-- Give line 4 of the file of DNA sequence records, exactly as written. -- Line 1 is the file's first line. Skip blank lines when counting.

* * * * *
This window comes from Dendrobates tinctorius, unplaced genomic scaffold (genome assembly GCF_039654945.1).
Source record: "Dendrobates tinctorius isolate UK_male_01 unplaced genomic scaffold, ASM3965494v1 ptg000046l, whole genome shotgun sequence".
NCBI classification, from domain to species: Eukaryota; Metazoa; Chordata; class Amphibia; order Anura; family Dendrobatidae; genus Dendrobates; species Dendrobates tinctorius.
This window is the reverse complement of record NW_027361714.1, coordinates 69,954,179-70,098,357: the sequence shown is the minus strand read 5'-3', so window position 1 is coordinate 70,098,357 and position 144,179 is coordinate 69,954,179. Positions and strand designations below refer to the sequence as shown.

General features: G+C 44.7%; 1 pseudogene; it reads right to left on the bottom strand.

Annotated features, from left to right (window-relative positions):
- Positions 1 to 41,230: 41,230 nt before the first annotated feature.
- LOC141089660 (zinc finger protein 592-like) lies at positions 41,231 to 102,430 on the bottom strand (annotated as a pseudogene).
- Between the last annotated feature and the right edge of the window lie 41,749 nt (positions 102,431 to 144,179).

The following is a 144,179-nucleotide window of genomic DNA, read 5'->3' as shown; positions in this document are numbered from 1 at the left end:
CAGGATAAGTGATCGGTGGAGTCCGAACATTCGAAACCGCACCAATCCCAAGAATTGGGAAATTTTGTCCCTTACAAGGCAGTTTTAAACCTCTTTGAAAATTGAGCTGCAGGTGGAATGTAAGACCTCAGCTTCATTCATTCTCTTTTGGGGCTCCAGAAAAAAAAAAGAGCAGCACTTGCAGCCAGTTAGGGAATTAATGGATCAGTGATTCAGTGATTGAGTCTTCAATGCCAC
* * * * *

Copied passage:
This window is the reverse complement of record NW_027361714.1, coordinates 69,954,179-70,098,357: the sequence shown is the minus strand read 5'-3', so window position 1 is coordinate 70,098,357 and position 144,179 is coordinate 69,954,179. Positions and strand designations below refer to the sequence as shown.